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General Areas of Revision

General Areas of Revision

Author: Sophia Tutorial

Identify major elements of revision necessary for any writing project.

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what's covered
In this lesson, you will learn about several general areas of your essay that you can address during the revision process. Specifically, this lesson will focus on:
  1. General Revision
    1. Content
    2. Organization
    3. Style
    4. Readability

1. General Revision

Just when you think the production of your document is done, the revision process begins. The writing process requires effort, from overcoming writer’s block to the intense concentration composing a document often involves.

It is only natural to have a sense of relief when your document is drafted from beginning to end. This relief is false confidence, though. Your document is not complete, and in its current state it could, in fact, do more harm than good. Errors, omissions, and unclear phrases may lurk within your document, waiting to reflect poorly on you when they reach your audience.

Now is not the time to let your guard down, prematurely celebrate, or mentally move on to the next assignment. Think of revision as a process that hardens and strengthens your document.

General revision requires attention to:

  • Content
  • Organization
  • Style
  • Readability

These four main categories should give you a template from which to begin to explore details in depth.

1a. Content

Content is one aspect of your document, and it should address the central questions of who, what, where, when, why, and how within the range and parameters of the assignment.


Say you were assigned a report on the sales trends for a specific product in a relatively new market. You could produce a one-page chart comparing last year’s results to current figures and call it a day, but would it clearly and concisely deliver content that is useful and correct? Are you supposed to highlight trends? Are you supposed to spotlight factors that contributed to the increase or decrease? Are you supposed to include projections for next year?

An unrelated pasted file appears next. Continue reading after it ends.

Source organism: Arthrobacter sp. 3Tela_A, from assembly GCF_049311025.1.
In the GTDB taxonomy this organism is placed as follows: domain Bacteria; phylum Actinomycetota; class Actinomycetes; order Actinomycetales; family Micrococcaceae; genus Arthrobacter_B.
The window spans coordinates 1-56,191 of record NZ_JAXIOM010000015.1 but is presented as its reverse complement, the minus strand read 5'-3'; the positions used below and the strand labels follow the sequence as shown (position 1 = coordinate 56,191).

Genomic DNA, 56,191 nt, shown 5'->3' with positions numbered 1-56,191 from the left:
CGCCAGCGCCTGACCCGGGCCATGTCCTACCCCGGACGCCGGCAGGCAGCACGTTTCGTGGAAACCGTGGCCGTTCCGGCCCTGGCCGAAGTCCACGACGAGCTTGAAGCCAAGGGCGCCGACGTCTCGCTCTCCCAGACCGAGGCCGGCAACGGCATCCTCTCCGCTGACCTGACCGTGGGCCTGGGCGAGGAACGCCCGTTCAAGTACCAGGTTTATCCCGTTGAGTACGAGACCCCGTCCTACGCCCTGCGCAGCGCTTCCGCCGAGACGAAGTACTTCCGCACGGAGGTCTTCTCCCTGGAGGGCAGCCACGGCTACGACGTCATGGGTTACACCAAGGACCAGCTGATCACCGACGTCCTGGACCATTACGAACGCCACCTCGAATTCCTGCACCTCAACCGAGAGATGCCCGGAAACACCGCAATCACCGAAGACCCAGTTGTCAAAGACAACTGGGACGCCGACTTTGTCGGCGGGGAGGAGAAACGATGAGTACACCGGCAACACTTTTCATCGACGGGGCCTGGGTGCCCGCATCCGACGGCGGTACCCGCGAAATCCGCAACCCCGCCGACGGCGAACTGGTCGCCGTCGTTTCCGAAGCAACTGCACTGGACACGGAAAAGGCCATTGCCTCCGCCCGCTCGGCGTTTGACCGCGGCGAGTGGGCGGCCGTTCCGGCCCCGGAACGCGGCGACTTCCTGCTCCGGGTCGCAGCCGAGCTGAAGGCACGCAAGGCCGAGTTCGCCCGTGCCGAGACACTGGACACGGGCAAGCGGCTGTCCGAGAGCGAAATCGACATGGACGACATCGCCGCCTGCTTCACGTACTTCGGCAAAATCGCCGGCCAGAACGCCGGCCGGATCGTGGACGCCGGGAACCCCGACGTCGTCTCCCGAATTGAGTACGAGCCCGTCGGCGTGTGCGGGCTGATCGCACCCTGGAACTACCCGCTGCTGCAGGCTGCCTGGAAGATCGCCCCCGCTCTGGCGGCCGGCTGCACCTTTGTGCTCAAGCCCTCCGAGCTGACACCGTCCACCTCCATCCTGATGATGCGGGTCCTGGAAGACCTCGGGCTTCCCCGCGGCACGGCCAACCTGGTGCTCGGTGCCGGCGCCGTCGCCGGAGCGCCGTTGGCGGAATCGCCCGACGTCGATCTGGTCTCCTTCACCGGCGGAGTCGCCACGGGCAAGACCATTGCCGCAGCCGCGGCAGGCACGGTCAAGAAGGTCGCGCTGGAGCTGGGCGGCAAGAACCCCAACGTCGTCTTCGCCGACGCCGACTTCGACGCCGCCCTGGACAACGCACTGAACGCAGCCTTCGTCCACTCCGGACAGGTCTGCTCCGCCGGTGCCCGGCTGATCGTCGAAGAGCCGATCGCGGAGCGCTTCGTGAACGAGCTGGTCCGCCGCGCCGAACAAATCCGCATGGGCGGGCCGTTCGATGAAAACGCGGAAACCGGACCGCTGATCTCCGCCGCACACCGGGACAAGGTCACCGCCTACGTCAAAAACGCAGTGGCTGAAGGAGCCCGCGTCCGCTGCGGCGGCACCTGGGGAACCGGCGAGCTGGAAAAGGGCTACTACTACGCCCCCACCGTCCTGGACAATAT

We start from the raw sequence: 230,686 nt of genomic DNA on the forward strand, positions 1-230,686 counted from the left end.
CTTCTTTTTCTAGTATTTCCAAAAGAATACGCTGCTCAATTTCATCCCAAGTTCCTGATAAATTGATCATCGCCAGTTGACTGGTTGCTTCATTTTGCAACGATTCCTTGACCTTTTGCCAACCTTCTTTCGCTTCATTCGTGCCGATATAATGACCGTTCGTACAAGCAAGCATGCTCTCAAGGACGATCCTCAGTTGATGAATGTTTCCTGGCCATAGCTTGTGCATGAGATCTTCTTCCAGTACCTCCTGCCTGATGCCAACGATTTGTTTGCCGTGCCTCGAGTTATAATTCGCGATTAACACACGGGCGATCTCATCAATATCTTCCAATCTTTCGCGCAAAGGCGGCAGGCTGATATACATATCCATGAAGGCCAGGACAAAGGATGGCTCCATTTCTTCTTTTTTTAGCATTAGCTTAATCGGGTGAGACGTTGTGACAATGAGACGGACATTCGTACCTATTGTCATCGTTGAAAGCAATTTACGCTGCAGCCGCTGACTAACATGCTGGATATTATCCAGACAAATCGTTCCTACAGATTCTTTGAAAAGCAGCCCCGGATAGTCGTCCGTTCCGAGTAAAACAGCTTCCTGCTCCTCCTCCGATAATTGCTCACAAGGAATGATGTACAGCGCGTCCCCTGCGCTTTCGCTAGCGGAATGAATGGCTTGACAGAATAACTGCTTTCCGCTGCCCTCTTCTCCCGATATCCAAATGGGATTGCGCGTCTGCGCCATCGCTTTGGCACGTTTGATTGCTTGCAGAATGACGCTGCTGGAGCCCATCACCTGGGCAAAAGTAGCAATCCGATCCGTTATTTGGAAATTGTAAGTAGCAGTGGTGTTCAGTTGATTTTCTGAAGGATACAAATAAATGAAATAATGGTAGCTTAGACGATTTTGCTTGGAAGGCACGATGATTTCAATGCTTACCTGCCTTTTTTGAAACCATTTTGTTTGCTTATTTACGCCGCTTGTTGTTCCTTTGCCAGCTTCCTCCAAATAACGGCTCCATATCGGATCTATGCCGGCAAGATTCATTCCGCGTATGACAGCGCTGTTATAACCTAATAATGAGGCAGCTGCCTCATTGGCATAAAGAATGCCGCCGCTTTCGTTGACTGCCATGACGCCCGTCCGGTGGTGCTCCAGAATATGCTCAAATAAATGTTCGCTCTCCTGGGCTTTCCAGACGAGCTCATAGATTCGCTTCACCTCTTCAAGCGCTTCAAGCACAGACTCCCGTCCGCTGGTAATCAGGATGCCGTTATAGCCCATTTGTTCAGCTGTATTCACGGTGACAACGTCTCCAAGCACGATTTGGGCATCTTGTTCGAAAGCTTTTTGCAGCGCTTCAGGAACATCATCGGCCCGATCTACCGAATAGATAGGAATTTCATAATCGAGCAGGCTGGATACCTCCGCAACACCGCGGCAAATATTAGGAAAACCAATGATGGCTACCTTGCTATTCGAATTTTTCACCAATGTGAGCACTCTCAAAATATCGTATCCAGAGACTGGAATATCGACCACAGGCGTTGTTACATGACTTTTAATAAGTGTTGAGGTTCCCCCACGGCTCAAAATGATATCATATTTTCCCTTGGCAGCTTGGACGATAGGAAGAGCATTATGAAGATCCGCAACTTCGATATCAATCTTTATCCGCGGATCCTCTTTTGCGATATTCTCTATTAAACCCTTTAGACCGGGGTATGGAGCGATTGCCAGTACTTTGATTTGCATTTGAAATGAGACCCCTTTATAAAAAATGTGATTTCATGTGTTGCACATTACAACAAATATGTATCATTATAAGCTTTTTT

The point is that you want to ensure your essay fulfills the assignment's directions.

When revising your content, ask yourself the following questions:

1. Have I included the content that corresponds to the given assignment?

2. Have I left any information out that may be necessary to fulfill the expectations, or have I gone beyond the assignment's directions?

1b. Organization

Organization is another key aspect of any document. Standard formats that include an introduction, body, and conclusion are likely part of your essay.

When revising your organization, ask yourself the following questions:

1. Did I decide on a direct or indirect approach? A direct approach will announce the main point or purpose at the beginning, while an indirect approach will present an introduction before the main point.

2. Is my organizing principle clear to the reader? Depending on the needs of the assignment, your document may use any of a wide variety of organizing principles, such the Rogerian or Toulmin argument models.

3. Does my conclusion mirror my introduction rather than introduce new material? While conclusions can sometimes benefit from looking to the future of an issue, they are not the place to introduce new evidence.

4. Did I use effective transitions between paragraphs? Readers often have difficulty following a document if the writer fails to make one point relevant to the next, or to illustrate the relationships between the points.

1c. Style

Style is created through content and organization, but also involves word choice and grammatical structures.

When revising with style in mind, ask yourself the following questions:

1. Is my essay written in a formal tone, or does it present an awkward mismatch of formal and informal writing?

2. Does my essay provide a coherent and unifying voice with a professional tone?

1d. Readability

Readability refers to the reader’s ability to read and comprehend the document. As a writer, your goal is to make your writing clear and concise, not overly complex and challenging.

When revising with readability in mind, ask yourself the following questions:

1. Is my language appropriate for my audience?

2. Do I communicate my ideas in an understandable way while still maintaining a professional tone?

You can often use the “Tools” menu of your word processing program to determine the approximate reading level of your document. The program will evaluate the number of characters per word, add in the number of words per sentence, and come up with a rating. It may also note the percentage of passive sentences, and other information that will allow you to evaluate readability. Like any computer-generated rating, it should serve as one point of evaluation, but not the only point. Your conscious effort to choose words you perceive as appropriate for the audience will serve you better than any computer evaluation of your writing.

In this lesson, you learned that there are four areas of general revision that you can focus on when improving your overall essay: content, organization, style, and readability. Asking yourself questions specific to these areas during the revision process will help you make your essay the best that it can be.

Best of luck in your learning!

Source: This content has been adapted from Lumen Learning's "General Revision Points to Consider" tutorial.